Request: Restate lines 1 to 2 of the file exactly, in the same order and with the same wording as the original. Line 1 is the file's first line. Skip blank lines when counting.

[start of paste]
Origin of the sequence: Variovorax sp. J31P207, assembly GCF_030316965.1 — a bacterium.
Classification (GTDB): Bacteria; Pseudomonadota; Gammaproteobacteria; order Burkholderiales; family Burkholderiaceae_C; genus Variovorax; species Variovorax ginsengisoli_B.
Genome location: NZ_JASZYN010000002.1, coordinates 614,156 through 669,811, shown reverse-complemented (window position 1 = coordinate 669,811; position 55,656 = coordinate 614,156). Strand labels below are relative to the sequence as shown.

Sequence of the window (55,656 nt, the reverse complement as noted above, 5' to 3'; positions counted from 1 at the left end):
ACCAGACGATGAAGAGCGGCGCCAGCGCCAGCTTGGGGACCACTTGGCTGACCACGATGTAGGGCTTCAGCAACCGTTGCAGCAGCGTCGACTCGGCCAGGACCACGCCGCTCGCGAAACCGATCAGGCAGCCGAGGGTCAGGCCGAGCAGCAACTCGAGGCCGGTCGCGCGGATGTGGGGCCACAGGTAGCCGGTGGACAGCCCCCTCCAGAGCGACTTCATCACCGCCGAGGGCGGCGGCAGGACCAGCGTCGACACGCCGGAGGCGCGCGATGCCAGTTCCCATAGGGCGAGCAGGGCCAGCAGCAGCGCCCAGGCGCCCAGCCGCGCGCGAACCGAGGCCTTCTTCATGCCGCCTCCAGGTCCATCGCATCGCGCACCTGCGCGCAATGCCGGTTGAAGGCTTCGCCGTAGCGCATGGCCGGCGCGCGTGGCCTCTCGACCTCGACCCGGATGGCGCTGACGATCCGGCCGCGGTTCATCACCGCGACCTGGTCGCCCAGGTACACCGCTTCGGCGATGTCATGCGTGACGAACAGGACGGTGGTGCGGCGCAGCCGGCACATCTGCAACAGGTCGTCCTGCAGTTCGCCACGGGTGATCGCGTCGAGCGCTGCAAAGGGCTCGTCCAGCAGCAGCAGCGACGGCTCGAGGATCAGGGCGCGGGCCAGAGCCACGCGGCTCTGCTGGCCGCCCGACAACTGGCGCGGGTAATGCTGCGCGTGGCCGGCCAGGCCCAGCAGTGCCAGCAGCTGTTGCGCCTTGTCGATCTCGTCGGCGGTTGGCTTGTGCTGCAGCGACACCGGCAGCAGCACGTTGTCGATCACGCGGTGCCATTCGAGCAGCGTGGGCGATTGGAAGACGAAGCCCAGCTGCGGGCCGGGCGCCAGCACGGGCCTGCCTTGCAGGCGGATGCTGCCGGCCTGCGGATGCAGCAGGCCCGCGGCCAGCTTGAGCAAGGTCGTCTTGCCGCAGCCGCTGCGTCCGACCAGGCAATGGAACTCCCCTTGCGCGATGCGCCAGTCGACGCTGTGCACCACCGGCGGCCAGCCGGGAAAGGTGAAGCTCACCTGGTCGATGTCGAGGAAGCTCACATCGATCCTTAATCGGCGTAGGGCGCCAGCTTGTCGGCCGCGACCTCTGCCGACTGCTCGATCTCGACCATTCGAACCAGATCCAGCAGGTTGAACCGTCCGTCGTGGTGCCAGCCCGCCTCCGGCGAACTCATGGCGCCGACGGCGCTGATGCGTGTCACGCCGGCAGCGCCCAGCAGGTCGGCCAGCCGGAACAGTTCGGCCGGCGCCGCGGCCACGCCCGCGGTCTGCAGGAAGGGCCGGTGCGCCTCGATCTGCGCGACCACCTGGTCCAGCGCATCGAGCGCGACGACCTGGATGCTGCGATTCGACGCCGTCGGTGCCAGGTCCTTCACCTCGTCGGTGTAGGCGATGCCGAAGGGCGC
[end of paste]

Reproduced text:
Origin of the sequence: Variovorax sp. J31P207, assembly GCF_030316965.1 — a bacterium.
Classification (GTDB): Bacteria; Pseudomonadota; Gammaproteobacteria; order Burkholderiales; family Burkholderiaceae_C; genus Variovorax; species Variovorax ginsengisoli_B.